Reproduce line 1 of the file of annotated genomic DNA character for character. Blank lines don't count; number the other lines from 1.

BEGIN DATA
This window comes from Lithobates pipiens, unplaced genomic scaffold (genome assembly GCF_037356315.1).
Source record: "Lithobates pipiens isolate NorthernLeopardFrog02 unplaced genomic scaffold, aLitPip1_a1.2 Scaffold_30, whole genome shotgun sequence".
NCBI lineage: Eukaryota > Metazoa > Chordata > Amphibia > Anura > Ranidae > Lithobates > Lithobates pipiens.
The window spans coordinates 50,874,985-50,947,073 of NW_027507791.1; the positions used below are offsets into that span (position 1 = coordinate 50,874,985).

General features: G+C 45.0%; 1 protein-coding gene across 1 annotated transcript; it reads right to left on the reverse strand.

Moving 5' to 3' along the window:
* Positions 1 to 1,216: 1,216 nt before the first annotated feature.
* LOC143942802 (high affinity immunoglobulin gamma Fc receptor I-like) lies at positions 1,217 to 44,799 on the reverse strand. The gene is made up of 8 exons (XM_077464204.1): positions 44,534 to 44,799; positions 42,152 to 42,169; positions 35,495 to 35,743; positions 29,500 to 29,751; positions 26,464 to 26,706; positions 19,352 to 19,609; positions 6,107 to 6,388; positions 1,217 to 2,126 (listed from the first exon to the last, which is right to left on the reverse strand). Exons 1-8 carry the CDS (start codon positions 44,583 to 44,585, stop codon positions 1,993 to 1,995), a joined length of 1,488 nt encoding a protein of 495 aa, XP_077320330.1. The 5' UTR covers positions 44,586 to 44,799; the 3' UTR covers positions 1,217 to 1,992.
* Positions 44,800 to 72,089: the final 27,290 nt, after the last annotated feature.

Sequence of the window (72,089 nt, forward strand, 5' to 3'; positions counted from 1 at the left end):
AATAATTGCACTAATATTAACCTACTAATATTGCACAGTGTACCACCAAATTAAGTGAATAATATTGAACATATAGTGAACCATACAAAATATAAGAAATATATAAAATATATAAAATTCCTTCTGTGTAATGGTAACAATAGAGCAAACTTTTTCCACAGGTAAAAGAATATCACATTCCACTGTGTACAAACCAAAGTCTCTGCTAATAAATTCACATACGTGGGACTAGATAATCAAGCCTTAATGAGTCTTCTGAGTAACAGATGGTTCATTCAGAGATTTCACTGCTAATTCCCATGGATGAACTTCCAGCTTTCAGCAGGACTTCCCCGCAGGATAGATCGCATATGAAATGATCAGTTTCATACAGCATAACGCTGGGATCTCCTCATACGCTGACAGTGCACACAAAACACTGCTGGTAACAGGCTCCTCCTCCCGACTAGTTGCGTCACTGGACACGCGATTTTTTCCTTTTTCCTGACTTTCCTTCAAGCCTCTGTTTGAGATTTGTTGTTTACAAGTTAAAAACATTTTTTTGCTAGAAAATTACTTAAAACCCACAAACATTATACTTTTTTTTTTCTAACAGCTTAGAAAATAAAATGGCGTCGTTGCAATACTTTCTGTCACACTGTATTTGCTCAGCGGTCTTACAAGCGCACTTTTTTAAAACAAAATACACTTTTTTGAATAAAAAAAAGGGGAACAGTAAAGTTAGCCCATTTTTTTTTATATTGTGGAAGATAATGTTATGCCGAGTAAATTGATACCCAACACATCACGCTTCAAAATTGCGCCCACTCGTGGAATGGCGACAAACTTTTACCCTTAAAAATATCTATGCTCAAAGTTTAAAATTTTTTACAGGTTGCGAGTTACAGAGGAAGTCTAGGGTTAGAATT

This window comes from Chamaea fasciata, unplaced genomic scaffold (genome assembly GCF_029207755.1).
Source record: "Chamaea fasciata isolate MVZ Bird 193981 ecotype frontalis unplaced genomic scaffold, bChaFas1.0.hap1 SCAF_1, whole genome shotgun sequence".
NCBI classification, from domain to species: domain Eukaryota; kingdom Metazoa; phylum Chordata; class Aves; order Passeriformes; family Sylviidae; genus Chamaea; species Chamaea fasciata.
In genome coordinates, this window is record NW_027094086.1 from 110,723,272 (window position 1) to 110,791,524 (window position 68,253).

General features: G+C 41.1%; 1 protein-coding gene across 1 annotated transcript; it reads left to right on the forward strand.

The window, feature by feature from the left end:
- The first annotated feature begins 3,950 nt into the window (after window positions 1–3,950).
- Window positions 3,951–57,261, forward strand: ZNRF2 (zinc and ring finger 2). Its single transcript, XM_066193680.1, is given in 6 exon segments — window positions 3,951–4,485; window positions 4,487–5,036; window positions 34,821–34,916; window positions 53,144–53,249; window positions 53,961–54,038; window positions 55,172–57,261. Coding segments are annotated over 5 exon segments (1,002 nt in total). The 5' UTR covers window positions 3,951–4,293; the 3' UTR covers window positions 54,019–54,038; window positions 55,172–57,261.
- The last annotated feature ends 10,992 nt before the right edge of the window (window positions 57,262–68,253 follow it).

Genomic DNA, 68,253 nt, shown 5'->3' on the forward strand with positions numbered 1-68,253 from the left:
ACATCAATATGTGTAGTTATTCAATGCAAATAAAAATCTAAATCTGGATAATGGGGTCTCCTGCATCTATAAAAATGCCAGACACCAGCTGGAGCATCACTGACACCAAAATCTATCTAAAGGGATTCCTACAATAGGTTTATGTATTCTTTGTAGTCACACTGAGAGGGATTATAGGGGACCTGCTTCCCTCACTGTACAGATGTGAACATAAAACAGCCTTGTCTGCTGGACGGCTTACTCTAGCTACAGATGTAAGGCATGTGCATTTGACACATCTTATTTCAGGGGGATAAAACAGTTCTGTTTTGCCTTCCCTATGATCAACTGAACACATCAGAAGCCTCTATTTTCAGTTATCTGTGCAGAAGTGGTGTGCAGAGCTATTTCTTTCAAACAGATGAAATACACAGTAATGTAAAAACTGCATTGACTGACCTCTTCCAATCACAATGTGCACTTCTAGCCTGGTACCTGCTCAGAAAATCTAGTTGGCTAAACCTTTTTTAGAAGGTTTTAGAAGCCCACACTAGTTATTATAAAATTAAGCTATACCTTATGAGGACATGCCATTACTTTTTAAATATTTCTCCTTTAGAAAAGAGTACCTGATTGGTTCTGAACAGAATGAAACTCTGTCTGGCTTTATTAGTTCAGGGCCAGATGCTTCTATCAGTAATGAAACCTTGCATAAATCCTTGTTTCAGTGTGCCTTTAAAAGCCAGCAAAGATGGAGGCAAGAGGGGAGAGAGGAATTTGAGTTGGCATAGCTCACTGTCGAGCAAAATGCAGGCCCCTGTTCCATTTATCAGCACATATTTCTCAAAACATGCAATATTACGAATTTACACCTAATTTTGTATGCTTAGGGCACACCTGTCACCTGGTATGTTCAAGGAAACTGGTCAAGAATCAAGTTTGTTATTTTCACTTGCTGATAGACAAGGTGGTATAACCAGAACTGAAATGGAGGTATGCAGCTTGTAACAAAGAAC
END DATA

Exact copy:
This window comes from Lithobates pipiens, unplaced genomic scaffold (genome assembly GCF_037356315.1).